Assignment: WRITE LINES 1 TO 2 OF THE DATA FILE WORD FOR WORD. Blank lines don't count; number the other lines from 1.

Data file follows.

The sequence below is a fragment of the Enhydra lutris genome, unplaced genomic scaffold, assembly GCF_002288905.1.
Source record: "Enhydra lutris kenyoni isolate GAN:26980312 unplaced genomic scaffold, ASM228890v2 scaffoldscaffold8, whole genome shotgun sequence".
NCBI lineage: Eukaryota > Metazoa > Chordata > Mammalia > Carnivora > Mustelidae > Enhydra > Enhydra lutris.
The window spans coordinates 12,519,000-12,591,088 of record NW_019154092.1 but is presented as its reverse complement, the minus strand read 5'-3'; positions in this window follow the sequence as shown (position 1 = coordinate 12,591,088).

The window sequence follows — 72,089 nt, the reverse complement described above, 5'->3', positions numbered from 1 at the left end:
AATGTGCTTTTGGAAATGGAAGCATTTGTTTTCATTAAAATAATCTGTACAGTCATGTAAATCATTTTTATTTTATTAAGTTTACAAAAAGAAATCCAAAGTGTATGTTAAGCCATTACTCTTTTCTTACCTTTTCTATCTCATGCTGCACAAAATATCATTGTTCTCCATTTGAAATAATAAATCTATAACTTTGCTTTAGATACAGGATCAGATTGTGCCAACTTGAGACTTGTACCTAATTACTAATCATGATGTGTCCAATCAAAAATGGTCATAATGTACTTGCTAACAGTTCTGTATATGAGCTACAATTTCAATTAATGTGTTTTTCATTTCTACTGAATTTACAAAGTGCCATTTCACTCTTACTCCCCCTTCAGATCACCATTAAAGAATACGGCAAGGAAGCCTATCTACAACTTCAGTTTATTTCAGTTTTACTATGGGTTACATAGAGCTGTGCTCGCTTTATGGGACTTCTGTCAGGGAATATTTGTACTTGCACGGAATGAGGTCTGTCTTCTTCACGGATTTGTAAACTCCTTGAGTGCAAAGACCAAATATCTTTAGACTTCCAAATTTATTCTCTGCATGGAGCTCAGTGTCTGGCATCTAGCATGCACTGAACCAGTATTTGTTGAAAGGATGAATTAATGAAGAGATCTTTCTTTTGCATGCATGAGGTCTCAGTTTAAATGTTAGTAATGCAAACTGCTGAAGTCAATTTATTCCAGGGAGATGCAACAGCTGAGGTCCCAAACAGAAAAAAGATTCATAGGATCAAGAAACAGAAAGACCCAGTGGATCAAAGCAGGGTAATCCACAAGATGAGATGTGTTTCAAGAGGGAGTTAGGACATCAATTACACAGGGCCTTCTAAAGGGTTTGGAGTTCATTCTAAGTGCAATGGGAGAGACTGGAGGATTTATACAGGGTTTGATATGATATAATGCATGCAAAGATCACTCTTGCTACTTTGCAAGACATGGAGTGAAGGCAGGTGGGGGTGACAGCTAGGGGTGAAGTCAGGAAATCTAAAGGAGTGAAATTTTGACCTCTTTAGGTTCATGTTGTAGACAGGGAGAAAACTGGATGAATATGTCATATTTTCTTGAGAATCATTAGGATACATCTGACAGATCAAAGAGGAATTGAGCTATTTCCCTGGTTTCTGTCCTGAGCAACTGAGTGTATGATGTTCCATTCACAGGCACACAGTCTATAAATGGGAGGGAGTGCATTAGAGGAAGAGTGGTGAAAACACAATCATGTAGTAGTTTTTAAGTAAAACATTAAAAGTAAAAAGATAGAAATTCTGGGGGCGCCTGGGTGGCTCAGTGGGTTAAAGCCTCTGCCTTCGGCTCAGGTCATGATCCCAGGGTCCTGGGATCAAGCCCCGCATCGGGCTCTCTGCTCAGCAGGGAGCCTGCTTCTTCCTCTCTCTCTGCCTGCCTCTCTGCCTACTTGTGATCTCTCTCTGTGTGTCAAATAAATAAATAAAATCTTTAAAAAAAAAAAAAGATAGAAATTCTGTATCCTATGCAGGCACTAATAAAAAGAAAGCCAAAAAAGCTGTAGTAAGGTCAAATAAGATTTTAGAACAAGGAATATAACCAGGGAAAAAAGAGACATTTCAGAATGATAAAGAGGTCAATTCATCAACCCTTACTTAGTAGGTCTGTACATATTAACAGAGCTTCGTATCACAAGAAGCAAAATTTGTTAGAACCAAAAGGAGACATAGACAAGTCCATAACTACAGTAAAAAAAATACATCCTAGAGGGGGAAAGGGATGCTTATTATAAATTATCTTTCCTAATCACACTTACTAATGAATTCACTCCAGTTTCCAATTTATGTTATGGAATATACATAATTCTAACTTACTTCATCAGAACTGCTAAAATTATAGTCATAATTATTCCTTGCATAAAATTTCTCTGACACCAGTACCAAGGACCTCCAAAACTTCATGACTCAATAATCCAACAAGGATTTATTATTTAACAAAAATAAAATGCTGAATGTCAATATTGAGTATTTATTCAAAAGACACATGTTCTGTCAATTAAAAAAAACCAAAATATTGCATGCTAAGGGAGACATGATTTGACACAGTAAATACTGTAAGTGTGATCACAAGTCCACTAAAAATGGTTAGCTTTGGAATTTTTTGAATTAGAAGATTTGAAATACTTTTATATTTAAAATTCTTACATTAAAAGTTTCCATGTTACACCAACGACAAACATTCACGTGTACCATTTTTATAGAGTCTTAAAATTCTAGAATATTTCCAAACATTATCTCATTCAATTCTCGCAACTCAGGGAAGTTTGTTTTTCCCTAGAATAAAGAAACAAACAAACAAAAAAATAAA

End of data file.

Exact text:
The sequence below is a fragment of the Enhydra lutris genome, unplaced genomic scaffold, assembly GCF_002288905.1.
Source record: "Enhydra lutris kenyoni isolate GAN:26980312 unplaced genomic scaffold, ASM228890v2 scaffoldscaffold8, whole genome shotgun sequence".